In a heated race for a new at-large seat on the Whatcom County Council, Barry Buchanan was leading challenger Mary Kay Robinson, according to preliminary election results Tuesday night.
Buchanan had 51.5 percent of the votes compared to 48.4 percent for Robinson. A total of 1,295 votes separated them.
“We can keep up with big money by working hard,” Buchanan said of the coordinated campaign led by the Whatcom Democrats in which 64,000 homes were door-belled.
There were a few days yet and ballots still to come in, he added, but “I feel really good about it.”
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Robinson also struck a positive note.
“I’m feeling good about the results. Obviously, it’s not over yet,” Robinson said. “We’re going to wait until the last vote is counted.”
This election season was the first to have new Whatcom County Council districts, which voters approved in 2016.
Seats in new Districts 1, 2 and 3, plus one at-large seat, were up for election this year.
The race between Buchanan, serving his first term on the County Council, and Robinson was the one that had the most money pouring into it.
While the two had roughly the same amount of contributions – about $52,000 for Robinson and $51,000 for Buchanan – the total independent expenditures for Robinson was by far the largest.
Independent expenditures are made by third parties without a candidate’s approval or collaboration.
Public Disclosure Commission filings showed the Washington Realtors Political Action Committee spent $100,770 to support Robinson, who has a background in real estate. A representative for Whatcom County Association of Realtors said the county organization asked the state organization for help with a race he described as a “toss-up.”
Buchanan, meanwhile had $12,289 in independent expenditures, with $11,550 from the Washington Conservation Voters Action Fund and the remainder from Planned Parenthood Votes Northwest.
In the race for the new District 1 seat, incumbent Rud Browne easily won a second term on the County Council, beating challenger Philip Morgan, with 80.8 percent of the votes, the initial results indicated.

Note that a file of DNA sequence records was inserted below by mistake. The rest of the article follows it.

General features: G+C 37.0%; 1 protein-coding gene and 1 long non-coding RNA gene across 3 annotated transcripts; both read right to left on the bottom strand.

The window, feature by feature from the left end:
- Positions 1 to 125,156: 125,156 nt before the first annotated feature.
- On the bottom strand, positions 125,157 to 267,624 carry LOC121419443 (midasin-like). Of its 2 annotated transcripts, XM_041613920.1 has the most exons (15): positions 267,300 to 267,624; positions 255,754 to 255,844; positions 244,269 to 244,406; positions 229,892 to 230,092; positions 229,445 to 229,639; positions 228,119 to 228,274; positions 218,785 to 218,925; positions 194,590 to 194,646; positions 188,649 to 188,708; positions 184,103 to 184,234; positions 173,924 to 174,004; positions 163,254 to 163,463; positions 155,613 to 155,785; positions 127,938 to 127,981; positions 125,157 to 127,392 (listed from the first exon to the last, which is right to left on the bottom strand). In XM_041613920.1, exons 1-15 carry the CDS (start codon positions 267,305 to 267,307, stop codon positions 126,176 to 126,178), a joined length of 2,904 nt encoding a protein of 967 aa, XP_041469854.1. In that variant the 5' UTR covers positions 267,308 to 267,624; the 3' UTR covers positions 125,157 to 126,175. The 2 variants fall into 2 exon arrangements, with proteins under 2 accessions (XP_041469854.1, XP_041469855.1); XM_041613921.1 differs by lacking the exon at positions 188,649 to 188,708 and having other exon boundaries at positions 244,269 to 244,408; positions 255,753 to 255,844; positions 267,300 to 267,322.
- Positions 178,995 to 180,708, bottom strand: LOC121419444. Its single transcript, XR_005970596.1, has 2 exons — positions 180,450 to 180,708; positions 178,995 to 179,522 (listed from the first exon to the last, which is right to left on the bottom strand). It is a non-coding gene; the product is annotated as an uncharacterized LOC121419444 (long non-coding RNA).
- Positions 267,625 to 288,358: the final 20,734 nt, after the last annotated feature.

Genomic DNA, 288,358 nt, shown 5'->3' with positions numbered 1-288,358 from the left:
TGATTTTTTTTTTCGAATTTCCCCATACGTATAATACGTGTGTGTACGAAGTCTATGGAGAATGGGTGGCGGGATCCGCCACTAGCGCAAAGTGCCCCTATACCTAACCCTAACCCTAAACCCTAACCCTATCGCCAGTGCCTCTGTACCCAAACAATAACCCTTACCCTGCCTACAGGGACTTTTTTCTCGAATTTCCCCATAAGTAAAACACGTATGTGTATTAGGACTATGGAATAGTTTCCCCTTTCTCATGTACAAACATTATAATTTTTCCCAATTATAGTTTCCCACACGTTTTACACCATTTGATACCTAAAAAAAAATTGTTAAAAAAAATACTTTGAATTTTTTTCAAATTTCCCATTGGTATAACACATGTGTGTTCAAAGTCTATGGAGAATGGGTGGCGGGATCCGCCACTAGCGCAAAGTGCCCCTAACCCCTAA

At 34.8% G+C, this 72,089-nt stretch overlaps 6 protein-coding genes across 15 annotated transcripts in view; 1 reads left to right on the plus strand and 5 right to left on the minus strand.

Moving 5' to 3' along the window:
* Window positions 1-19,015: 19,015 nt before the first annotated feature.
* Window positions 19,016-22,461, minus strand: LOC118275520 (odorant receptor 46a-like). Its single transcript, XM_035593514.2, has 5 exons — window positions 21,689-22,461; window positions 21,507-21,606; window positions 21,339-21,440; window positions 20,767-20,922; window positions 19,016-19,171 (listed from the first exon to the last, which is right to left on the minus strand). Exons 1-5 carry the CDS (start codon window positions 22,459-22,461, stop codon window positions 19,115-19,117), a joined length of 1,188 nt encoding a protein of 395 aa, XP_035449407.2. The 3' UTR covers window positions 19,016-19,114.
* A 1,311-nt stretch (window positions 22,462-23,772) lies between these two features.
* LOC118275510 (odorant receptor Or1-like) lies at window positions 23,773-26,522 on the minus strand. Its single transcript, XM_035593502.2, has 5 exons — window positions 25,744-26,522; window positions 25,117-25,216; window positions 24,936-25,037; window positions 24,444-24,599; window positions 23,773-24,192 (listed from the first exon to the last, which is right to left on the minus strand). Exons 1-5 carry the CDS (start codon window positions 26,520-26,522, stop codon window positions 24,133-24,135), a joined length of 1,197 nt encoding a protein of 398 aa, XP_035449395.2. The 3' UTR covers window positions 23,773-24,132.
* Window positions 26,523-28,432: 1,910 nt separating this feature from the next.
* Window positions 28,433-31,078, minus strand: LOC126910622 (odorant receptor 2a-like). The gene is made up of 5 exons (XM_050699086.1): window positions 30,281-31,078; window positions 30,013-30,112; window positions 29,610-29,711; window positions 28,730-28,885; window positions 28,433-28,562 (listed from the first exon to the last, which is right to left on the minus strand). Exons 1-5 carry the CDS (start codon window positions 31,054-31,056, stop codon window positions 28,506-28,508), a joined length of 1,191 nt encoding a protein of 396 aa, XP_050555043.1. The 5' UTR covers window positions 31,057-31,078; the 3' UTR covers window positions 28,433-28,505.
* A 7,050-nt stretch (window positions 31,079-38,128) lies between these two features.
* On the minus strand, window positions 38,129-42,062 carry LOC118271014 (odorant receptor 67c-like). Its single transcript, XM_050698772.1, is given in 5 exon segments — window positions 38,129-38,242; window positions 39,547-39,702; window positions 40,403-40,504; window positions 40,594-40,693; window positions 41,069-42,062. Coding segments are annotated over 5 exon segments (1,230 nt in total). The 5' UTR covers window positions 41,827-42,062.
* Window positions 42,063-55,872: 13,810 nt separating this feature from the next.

Browne was elected at-large in 2013.
Todd Donovan, halfway into his first time on the council, beat challenger Amy Glasser for the new District 2 seat. He garnered 66.6 percent of the votes to Glasser’s 33.3 percent.
In the new District 3 seat, Tyler Byrd was leading Rebecca Boonstra with 54.1 percent of the vote. She had 45.8 percent.
“I think there’s a lot to still come in but so far I’m very optimistic,” Byrd said of remaining ballots.
Port of Bellingham
Two of the three seats on the Port of Bellingham were up for election, and both were too close to call.
Incumbent Dan Robbins, who was seeking a second term, was edging out challenger Michael Shepard. He had 50.2 percent of the votes to Shepard’s 49.7 percent.
A total of 222 votes separated them.
“It’s going to be close, no two ways about it,” Robbins said. “I can’t thank all the people enough. My gosh, what a herculean effort by everybody.”
Shepard said his campaign had a strong end game and turned out a lot of votes at the end. He felt positive about the votes being counted in the next few days, he added.
In the seat left open by Michael McAuley, who didn’t seek a third term, Ken Bell was slightly ahead of Barry Wenger.
Bell had 51.9 percent of the votes to Wenger’s 48 percent.
Bellingham City Council
Bellingham voters returned all four incumbents in this election to the council.
Pinky Vargas and Gene Knutson ran unopposed.
His re-election means Knutson is heading into a seventh term on the City Council – extending his streak as the longest-serving member. He first took office in 1994.
Michael Lilliquist retained his seat, beating challenger Quenby Peterson, a Bellingham School Board member, with 74 percent of the votes to Peterson’s 25.9 percent.
Roxanne Murphy was on her way to a third term, easily beating challenger Eric Bostrom. She garnered 79.2 percent of the votes.
The next vote tally will be released by 5 p.m. Wednesday, according to the Whatcom County Auditor’s Office. The election will be certified Nov. 28.